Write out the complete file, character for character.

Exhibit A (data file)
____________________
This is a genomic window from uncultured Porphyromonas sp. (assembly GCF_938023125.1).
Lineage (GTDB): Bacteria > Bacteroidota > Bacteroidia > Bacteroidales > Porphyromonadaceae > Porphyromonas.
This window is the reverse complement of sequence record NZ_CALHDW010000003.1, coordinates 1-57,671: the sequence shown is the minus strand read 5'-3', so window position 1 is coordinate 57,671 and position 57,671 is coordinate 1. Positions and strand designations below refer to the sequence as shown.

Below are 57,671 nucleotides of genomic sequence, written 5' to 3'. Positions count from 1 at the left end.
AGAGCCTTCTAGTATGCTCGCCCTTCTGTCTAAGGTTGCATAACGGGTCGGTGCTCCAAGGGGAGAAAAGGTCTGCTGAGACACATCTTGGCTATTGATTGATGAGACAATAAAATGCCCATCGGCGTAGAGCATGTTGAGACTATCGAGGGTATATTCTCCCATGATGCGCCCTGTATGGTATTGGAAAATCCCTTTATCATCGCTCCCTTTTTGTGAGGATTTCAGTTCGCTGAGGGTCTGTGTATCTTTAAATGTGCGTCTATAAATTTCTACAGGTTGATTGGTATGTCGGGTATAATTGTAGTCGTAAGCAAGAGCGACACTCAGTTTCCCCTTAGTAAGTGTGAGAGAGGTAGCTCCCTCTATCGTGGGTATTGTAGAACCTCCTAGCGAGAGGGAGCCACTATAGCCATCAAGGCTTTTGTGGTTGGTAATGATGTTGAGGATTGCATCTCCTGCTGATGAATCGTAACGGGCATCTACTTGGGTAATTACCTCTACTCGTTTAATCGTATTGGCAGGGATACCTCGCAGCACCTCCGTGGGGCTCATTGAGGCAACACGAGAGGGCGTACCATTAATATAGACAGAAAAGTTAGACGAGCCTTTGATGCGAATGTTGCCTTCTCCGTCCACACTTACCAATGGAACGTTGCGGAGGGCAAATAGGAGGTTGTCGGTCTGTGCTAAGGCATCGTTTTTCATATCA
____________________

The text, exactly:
This is a genomic window from uncultured Porphyromonas sp. (assembly GCF_938023125.1).
Lineage (GTDB): Bacteria > Bacteroidota > Bacteroidia > Bacteroidales > Porphyromonadaceae > Porphyromonas.
This window is the reverse complement of sequence record NZ_CALHDW010000003.1, coordinates 1-57,671: the sequence shown is the minus strand read 5'-3', so window position 1 is coordinate 57,671 and position 57,671 is coordinate 1. Positions and strand designations below refer to the sequence as shown.

Below are 57,671 nucleotides of genomic sequence, written 5' to 3'. Positions count from 1 at the left end.
AGAGCCTTCTAGTATGCTCGCCCTTCTGTCTAAGGTTGCATAACGGGTCGGTGCTCCAAGGGGAGAAAAGGTCTGCTGAGACACATCTTGGCTATTGATTGATGAGACAATAAAATGCCCATCGGCGTAGAGCATGTTGAGACTATCGAGGGTATATTCTCCCATGATGCGCCCTGTATGGTATTGGAAAATCCCTTTATCATCGCTCCCTTTTTGTGAGGATTTCAGTTCGCTGAGGGTCTGTGTATCTTTAAATGTGCGTCTATAAATTTCTACAGGTTGATTGGTATGTCGGGTATAATTGTAGTCGTAAGCAAGAGCGACACTCAGTTTCCCCTTAGTAAGTGTGAGAGAGGTAGCTCCCTCTATCGTGGGTATTGTAGAACCTCCTAGCGAGAGGGAGCCACTATAGCCATCAAGGCTTTTGTGGTTGGTAATGATGTTGAGGATTGCATCTCCTGCTGATGAATCGTAACGGGCATCTACTTGGGTAATTACCTCTACTCGTTTAATCGTATTGGCAGGGATACCTCGCAGCACCTCCGTGGGGCTCATTGAGGCAACACGAGAGGGCGTACCATTAATATAGACAGAAAAGTTAGACGAGCCTTTGATGCGAATGTTGCCTTCTCCGTCCACACTTACCAATGGAACGTTGCGGAGGGCAAATAGGAGGTTGTCGGTCTGTGCTAAGGCATCGTTTTTCATATCA